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Romain Camilleri, Julian Katz-Samuels, Kevin Jamieson

In recent years methods from optimal linear experimental design have been leveraged to obtain state of the art results for linear bandits. A design returned from an objective such as $G$-optimal design is actually a probability distribution over a pool of potential measurement vectors. Consequently, one nuisance of the approach is the task of converting this continuous probability distribution into a discrete assignment of $N$ measurements. While sophisticated rounding techniques have been proposed, in $d$ dimensions they require $N$ to be at least $d$, $d \log(\log(d))$, or $d^2$ based on the sub-optimality of the solution. In this paper we are interested in settings where $N$ may be much less than $d$, such as in experimental design in an RKHS where $d$ may be effectively infinite. In this work, we propose a rounding procedure that frees $N$ of any dependence on the dimension $d$, while achieving nearly the same performance guarantees of existing rounding procedures. We evaluate the procedure against a baseline that projects the problem to a lower dimensional space and performs rounding which requires $N$ to just be at least a notion of the effective dimension. We also leverage our new approach in a new algorithm for kernelized bandits to obtain state of the art results for regret minimization and pure exploration. An advantage of our approach over existing UCB-like approaches is that our kernel bandit algorithms are also robust to model misspecification.

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Andrew Wagenmaker, Julian Katz-Samuels, Kevin Jamieson

In this paper we propose a novel experimental design-based algorithm to minimize regret in online stochastic linear and combinatorial bandits. While existing literature tends to focus on optimism-based algorithms--which have been shown to be suboptimal in many cases--our approach carefully plans which action to take by balancing the tradeoff between information gain and reward, overcoming the failures of optimism. In addition, we leverage tools from the theory of suprema of empirical processes to obtain regret guarantees that scale with the Gaussian width of the action set, avoiding wasteful union bounds. We provide state-of-the-art finite time regret guarantees and show that our algorithm can be applied in both the bandit and semi-bandit feedback regime. In the combinatorial semi-bandit setting, we show that our algorithm is computationally efficient and relies only on calls to a linear maximization oracle. In addition, we show that with slight modification our algorithm can be used for pure exploration, obtaining state-of-the-art pure exploration guarantees in the semi-bandit setting. Finally, we provide, to the best of our knowledge, the first example where optimism fails in the semi-bandit regime, and show that in this setting our algorithm succeeds.

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Julian Katz-Samuels, Lalit Jain, Zohar Karnin, Kevin Jamieson

This paper proposes near-optimal algorithms for the pure-exploration linear bandit problem in the fixed confidence and fixed budget settings. Leveraging ideas from the theory of suprema of empirical processes, we provide an algorithm whose sample complexity scales with the geometry of the instance and avoids an explicit union bound over the number of arms. Unlike previous approaches which sample based on minimizing a worst-case variance (e.g. G-optimal design), we define an experimental design objective based on the Gaussian-width of the underlying arm set. We provide a novel lower bound in terms of this objective that highlights its fundamental role in the sample complexity. The sample complexity of our fixed confidence algorithm matches this lower bound, and in addition is computationally efficient for combinatorial classes, e.g. shortest-path, matchings and matroids, where the arm sets can be exponentially large in the dimension. Finally, we propose the first algorithm for linear bandits in the the fixed budget setting. Its guarantee matches our lower bound up to logarithmic factors.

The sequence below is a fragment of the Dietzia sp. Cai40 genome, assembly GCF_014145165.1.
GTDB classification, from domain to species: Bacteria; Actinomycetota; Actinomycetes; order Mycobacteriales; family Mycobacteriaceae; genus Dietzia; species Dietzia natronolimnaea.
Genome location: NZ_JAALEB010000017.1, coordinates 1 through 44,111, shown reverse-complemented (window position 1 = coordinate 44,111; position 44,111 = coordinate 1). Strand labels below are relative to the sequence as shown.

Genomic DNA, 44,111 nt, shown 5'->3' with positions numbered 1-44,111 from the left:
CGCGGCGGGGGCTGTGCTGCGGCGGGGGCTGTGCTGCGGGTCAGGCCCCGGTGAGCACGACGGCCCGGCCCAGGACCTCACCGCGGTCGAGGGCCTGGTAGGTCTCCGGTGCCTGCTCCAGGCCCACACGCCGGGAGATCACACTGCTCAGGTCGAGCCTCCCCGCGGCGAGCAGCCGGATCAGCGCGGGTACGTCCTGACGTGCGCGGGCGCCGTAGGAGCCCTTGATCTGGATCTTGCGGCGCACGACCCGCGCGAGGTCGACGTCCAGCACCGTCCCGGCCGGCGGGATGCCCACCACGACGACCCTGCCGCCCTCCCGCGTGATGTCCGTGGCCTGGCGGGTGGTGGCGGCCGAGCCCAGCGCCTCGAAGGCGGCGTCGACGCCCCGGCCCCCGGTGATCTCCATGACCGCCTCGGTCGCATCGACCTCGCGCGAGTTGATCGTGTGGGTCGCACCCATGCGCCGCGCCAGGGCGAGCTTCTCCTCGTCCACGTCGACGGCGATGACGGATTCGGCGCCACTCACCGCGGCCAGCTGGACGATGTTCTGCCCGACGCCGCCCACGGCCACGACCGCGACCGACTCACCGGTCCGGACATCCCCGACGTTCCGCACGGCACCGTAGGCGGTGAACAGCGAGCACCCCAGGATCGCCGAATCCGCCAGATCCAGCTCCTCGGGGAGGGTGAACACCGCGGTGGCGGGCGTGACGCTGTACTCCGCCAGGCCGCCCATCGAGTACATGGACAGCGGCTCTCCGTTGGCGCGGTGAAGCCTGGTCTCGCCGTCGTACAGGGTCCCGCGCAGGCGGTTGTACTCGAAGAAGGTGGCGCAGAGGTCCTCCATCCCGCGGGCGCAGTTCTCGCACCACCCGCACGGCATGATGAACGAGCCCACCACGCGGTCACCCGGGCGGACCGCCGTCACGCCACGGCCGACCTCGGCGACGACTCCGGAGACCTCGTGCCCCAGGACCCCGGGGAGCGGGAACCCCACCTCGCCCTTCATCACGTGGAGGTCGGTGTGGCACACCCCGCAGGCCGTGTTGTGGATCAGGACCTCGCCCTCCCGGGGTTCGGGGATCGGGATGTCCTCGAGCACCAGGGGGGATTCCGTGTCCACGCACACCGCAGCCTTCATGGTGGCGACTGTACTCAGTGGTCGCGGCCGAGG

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Julian Katz-Samuels, Kevin Jamieson

We consider two multi-armed bandit problems with $n$ arms: (i) given an $\epsilon > 0$, identify an arm with mean that is within $\epsilon$ of the largest mean and (ii) given a threshold $\mu_0$ and integer $k$, identify $k$ arms with means larger than $\mu_0$. Existing lower bounds and algorithms for the PAC framework suggest that both of these problems require $\Omega(n)$ samples. However, we argue that these definitions not only conflict with how these algorithms are used in practice, but also that these results disagree with intuition that says (i) requires only $\Theta(\frac{n}{m})$ samples where $m = |\{ i : \mu_i > \max_{i \in [n]} \mu_i - \epsilon\}|$ and (ii) requires $\Theta(\frac{n}{m}k)$ samples where $m = |\{ i : \mu_i > \mu_0 \}|$. We provide definitions that formalize these intuitions, obtain lower bounds that match the above sample complexities, and develop explicit, practical algorithms that achieve nearly matching upper bounds.

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Julian Katz-Samuels, Clayton Scott

We consider the task of collaborative preference completion: given a pool of items, a pool of users and a partially observed item-user rating matrix, the goal is to recover the \emph{personalized ranking} of each user over all of the items. Our approach is nonparametric: we assume that each item $i$ and each user $u$ have unobserved features $x_i$ and $y_u$, and that the associated rating is given by $g_u(f(x_i,y_u))$ where $f$ is Lipschitz and $g_u$ is a monotonic transformation that depends on the user. We propose a $k$-nearest neighbors-like algorithm and prove that it is consistent. To the best of our knowledge, this is the first consistency result for the collaborative preference completion problem in a nonparametric setting. Finally, we demonstrate the performance of our algorithm with experiments on the Netflix and Movielens datasets.